Combatting the tissue degrading enzymes that cause lasting damage following a heart attack is tricky. Each patient responds to a heart attack differently and damage can vary from one part of the heart muscle to another, but existing treatments can't be fine-tuned to deal with this variation.
University of Pennsylvania researchers have developed a way to address this problem via a material that can be applied directly to the damaged heart tissue. The potentially dangerous enzymes break down this gel-like material, releasing enzyme inhibitors contained within. This responsive, balancing approach is ideal for keeping enzymes at the right level to minimize the long-term damage that can lead to congestive heart failure.
The ability of this gel to deliver enzyme inhibitors as needed suggests that the researchers' technique might also find use in other inflammation-related disorders, such as osteoarthritis where the same enzymes degrade cartilage tissue.
A study demonstrating their design's efficacy was published in the journal Nature Materials. It was led by Jason Burdick, professor of bioengineering in Penn's School of Engineering and Applied Science, and Brendan Purcell, a post-doctoral researcher in his lab. Joseph Gorman and Robert Gorman of the Department of Surgery in Penn's Perelman School of Medicine contributed to the research. The Penn team collaborated with Francis G. Spinale of the University of South Carolina School of Medicine, along with members of his research group.
"For heart attack patients, the first priority is restoring blood flow to the heart," Burdick said. "What's neglected, however, are the secondary effects that occur after a heart attack, including what's known as ventricular remodeling."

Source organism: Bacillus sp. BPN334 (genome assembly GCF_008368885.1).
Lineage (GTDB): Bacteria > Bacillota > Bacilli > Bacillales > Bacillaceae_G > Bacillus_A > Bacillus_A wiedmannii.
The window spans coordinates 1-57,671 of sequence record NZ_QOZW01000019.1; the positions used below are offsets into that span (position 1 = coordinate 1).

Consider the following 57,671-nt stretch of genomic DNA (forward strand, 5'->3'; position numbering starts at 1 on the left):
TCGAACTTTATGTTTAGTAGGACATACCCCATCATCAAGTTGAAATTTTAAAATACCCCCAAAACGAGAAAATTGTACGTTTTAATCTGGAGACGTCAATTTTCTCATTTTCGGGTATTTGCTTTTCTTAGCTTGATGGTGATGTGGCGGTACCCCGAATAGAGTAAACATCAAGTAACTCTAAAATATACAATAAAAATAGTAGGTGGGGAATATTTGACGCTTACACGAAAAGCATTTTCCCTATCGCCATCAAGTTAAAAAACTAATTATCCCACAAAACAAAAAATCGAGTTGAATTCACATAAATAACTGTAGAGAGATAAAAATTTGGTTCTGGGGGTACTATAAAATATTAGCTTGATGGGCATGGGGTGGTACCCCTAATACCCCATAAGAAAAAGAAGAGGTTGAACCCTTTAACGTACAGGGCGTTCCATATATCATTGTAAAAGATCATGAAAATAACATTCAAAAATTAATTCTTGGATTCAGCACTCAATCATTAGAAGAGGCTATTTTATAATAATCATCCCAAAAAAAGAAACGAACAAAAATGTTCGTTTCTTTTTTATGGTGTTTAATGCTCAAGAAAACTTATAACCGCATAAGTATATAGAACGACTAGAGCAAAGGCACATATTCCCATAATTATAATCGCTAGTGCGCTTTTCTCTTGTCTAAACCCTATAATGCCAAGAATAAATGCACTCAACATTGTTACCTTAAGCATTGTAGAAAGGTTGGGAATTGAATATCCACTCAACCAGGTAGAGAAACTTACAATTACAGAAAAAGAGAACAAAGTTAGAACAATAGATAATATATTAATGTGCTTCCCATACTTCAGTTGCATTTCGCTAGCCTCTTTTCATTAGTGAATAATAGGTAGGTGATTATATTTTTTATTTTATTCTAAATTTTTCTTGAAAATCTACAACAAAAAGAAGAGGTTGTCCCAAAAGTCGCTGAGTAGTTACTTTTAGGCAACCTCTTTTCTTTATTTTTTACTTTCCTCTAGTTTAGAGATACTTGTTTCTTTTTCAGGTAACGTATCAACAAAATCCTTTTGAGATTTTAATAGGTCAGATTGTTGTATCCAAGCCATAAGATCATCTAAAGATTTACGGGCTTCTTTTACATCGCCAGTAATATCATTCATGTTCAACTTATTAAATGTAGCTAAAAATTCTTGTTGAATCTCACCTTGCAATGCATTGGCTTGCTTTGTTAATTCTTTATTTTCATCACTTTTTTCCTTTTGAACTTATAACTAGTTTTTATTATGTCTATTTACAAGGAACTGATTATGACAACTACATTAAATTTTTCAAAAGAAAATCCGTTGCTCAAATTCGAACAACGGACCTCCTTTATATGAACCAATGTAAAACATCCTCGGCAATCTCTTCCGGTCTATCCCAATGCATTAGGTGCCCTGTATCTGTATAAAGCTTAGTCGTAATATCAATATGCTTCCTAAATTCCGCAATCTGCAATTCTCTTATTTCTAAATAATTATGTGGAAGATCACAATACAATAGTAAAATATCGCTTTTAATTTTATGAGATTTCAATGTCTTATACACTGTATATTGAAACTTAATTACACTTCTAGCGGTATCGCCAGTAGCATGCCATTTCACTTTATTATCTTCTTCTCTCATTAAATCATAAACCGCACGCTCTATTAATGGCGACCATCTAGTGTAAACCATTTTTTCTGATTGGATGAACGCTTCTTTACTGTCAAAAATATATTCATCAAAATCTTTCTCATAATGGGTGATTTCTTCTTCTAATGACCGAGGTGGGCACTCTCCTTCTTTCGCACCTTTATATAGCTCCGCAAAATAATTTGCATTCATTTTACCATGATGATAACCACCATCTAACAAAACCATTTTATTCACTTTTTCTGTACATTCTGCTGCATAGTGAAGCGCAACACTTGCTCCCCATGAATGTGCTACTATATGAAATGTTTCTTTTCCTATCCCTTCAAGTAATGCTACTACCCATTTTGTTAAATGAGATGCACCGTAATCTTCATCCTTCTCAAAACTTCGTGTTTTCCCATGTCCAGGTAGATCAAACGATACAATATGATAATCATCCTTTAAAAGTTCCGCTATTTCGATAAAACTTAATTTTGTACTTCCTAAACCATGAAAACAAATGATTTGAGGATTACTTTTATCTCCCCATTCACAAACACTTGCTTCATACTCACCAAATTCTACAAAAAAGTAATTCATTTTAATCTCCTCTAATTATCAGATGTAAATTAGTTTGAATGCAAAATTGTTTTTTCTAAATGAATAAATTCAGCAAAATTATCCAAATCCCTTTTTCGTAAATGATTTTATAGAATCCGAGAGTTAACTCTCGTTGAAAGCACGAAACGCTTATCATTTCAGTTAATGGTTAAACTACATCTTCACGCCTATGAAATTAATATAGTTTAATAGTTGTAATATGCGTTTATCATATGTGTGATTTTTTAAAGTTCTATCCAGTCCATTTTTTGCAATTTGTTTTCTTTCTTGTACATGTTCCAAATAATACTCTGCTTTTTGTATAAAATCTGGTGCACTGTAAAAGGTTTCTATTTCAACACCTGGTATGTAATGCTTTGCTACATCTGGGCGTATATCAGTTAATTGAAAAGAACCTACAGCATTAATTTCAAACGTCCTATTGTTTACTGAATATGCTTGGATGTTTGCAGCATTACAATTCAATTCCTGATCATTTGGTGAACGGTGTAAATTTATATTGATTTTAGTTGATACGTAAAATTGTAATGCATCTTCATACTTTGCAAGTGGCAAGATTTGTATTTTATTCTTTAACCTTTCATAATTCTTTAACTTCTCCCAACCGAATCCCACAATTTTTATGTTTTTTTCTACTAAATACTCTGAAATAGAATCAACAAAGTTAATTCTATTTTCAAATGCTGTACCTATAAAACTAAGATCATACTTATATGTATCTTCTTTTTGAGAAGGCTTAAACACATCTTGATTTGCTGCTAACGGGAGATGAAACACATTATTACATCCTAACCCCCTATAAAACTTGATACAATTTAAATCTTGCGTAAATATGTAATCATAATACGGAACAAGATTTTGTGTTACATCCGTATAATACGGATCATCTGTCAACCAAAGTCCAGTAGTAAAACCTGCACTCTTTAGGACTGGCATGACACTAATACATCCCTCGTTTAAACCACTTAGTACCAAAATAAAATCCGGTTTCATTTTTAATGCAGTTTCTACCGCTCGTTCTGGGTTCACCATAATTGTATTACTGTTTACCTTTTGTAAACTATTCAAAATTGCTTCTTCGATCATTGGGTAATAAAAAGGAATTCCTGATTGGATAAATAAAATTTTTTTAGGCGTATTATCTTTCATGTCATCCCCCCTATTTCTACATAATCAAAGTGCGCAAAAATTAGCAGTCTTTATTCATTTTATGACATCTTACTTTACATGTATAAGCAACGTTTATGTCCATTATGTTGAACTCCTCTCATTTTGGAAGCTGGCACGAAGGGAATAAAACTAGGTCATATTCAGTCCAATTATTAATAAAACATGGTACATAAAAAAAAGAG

Remodeling is a phenomenon that ultimately changes the overall shape and performance of the heart. After a heart attack, the body naturally releases enzymes as part of the inflammatory response to injury. But when this response is sustained too long, those enzymes begin to break up the extracellular matrix inside the muscle tissue that makes up the walls of the heart, making it thinner and weaker. The walls balloon out under the pressure of normal heart pumping, resulting in an enlarged heart that pumps less blood with each beat.
Synthetic or lab-grown versions of inhibitors to the tissue-degrading enzymes have been used in clinical trials, but only in a non-targeted fashion. Patients receive them intravenously or orally, with the hope that the inhibitor molecules make their way to the heart.
"As you can imagine, this type of delivery can lead to off-target problems," Burdick said. "In other tissues where enzymes and inhibitors are in balance, these extra inhibitors can throw that balance off. This can cause the stiffening of joints, for example."
"That's where our approach came in," Purcell said. "We used injectable gels to deliver the inhibitors locally, rather than systemically. And to really fine-tune the targeting, the innovation with this material is that it releases the inhibitor in response to the activity level of the enzyme."
The material the researchers used is known as a hydrogel, which in this design are squishy networks of sugars that are useful in mimicking different tissue environments. By making the hydrogel out of naturally occurring sugars, the researchers were able to hold the inhibitors within the hydrogel.